Melissa Kent and Robin Koning relax and rejuvenate at Tokyo’s ultimate retreat
Looking for a way to kick-start your summer glow? Why not cancel your usual mud bath and seaweed wrap at the spa and plan a weekend trip to Hachijojima, a little known getaway in the greater Tokyo region. Exploring the subtropical island’s terraced aloe vera gardens and watching the sunset from a cliff-side onsen will leave you relaxed and refreshed, with a price tag equal to many spa packages.
Located less than an hour by plane from Tokyo’s Haneda airport, Hachijojima is the southern most landmass in the Izu chain of volcanic islands. A ferry travels the 290 kilometer stretch south from Tokyo daily, leaving the bright lights of Tokyo Harbour at 10:30pm and docking in Hachijojima’s peaceful Sokodo Port at 9:30am the next morning. At half the price of the plane ticket, passengers traveling by ferry can gradually unwind while enjoying a comfortable night’s rest.
Upon arrival, Hachijojima offers a number of reasonably priced rustic resorts, hotels and guesthouses, but the best way to enjoy the island is to stay at the beach-side campground. Partially enclosed by a protective grove of palm trees, the campsite grounds include clean cooking facilities, washrooms and outdoor showers. The campsite is located an easy ten minutes by foot from the Port, and within walking distance of several grocery stores. To top it off, the campsite requires no reservations and is free of charge.
While it may be tempting to spend the weekend sprawled out on the beach’s black volcanic sand, exploring Hachijojima’s tropical beauty is just as relaxing. The scarcely populated island draws few tourists so take advantage of the quiet, paved streets and pathways. Rent a bike, scooter or car for the afternoon by inquiring at the Port, and then slowly wind your way through the island’s smattering of small commercial districts, alongside the breezy coast, and up to the lush vegetable farms and sprawling forests of bamboo and palm.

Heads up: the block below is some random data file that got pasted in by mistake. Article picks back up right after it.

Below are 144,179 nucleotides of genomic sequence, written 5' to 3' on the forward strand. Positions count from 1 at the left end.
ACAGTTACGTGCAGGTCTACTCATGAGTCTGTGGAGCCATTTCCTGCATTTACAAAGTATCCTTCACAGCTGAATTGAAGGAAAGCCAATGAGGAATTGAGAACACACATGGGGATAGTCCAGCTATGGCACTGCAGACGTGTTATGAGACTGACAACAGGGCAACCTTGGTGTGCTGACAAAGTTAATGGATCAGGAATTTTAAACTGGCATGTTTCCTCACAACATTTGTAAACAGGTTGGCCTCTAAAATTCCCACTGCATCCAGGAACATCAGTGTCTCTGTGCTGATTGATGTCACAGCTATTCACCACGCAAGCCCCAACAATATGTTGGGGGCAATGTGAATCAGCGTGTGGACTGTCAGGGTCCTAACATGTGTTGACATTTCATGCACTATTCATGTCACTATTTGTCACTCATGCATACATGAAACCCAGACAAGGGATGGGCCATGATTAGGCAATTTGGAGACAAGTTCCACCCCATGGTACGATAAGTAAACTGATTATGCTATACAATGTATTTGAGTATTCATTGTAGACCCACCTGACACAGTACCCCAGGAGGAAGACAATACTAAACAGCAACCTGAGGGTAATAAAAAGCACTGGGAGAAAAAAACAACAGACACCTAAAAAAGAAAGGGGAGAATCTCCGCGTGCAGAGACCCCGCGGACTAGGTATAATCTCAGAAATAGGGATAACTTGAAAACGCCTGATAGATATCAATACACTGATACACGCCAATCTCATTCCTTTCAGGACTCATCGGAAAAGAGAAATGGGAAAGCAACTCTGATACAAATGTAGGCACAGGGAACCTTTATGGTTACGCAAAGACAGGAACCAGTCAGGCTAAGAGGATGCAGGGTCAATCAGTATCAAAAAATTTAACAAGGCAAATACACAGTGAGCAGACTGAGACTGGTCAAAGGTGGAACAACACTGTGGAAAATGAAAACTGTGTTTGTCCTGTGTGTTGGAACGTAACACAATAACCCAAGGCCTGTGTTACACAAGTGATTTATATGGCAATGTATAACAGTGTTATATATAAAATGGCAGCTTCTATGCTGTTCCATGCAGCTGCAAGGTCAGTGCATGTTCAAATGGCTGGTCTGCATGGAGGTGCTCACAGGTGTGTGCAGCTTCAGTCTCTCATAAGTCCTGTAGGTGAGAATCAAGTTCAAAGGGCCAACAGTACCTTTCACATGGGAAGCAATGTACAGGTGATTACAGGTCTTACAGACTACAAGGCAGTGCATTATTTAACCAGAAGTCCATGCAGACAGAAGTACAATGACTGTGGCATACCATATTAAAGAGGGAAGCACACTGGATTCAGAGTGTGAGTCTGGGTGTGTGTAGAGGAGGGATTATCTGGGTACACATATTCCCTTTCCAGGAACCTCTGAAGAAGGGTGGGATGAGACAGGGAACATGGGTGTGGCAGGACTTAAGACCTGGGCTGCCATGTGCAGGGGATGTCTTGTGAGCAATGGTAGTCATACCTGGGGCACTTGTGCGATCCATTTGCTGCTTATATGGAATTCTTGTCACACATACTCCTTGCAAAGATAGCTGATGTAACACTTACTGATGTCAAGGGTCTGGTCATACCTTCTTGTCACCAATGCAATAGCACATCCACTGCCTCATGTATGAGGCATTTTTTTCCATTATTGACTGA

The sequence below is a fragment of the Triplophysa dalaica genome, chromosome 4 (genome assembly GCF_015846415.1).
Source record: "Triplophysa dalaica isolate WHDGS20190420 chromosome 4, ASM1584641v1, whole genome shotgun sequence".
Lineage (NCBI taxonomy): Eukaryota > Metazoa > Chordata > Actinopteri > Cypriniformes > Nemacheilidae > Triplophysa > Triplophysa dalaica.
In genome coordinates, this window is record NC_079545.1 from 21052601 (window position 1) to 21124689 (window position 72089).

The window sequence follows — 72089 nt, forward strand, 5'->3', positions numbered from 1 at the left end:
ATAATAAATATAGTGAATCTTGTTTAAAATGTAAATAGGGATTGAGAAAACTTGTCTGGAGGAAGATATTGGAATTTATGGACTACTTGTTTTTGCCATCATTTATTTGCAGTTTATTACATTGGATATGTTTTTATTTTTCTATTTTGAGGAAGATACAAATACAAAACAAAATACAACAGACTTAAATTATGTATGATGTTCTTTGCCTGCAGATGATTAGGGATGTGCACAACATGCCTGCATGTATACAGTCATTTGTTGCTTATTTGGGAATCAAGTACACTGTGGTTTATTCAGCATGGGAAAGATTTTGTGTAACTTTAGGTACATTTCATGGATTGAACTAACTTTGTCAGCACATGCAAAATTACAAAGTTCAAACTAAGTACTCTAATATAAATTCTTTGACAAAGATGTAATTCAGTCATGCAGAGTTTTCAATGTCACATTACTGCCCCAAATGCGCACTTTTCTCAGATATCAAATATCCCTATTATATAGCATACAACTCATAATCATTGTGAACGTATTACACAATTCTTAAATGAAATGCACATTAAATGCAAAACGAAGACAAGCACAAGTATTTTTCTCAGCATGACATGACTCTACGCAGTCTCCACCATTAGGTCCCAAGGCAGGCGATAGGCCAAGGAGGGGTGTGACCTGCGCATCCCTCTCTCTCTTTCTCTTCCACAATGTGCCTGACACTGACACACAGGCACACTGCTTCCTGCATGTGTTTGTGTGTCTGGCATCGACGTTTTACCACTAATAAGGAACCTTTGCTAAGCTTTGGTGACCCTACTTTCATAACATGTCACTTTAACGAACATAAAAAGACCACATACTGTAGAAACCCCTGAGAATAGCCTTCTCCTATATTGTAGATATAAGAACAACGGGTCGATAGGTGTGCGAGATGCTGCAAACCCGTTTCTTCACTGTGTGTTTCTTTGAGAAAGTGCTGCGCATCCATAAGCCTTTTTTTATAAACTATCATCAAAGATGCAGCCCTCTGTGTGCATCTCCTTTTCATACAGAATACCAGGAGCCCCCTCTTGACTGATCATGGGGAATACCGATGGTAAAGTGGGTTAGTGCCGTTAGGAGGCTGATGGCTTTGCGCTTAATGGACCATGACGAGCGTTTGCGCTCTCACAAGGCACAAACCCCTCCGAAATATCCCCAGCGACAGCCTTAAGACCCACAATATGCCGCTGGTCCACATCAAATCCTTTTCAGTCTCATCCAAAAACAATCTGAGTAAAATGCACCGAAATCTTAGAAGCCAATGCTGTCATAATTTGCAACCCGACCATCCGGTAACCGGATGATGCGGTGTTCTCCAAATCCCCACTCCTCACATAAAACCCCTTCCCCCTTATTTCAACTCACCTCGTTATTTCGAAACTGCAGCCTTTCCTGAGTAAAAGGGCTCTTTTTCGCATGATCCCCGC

For the ultimate glow, get your heart pumping with a hike up Hachijofuji, which rises 1,000 meters above sea level. The tropical vegetation blanketing the dormant volcano’s crater is almost as eye-catching as the view of the island sprawled out below. The hike takes a leisurely three hours from the campsite or just one hour from the parking lot located halfway up. Water sports like surfing, snorkeling and scuba diving are other popular recreational activities. Check at the Port for equipment rentals and lessons.
Hachijojima’s interesting history offers yet more options to tempt you away from your beach towel. During World War II, hidden tunnels were carved into the island’s rocky hillsides and an army base complex was also constituted. Hachijo Island Tours offers guided tours in English of the tunnels for ¥3,500! The company also runs secluded beach tours (¥2,000) and waterfall tours (¥3,500) for groups of two or more.
After a day of exploring or at the beach, head for a memorable sunset soak at Sueyoshi Michigasawa, an onsen perched on a cliff with a superb view of the Pacific’s endless horizon (¥500 for adults). Laid-back locals can point you in the onsen’s direction and may even offer you a lift, otherwise a local bus runs from the Port every two hours.
Island dining means indulging in a dinner of fresh seafood cooked over campfire coals or at one of Hachijojima’s cozy local cafes. Check out the popular Anchor Pub located five minutes from the Port for tasty food and a refreshing beer. Finish the evening with a moonlight stroll along the beach; while stargazing you may stumble across locals strumming guitars and singing around a fire.
With your body reaping the benefits of Hachijojima’s seafood, sea salt and fresh air, make sure to pack a few stalks of the island’s wild aloe vera plants to keep you glowing in Tokyo’s urban jungle.
ANA has four daily flights to the island from approximately ¥25,300 return, Tel. 0120-029-378, www.ana.co.jp/eng/index.html
Tokyo Tourism Info (English website with maps, tourist information, onsen locations): www.tourism.metro.tokyo.jp/english/spot/hachi-jo2.html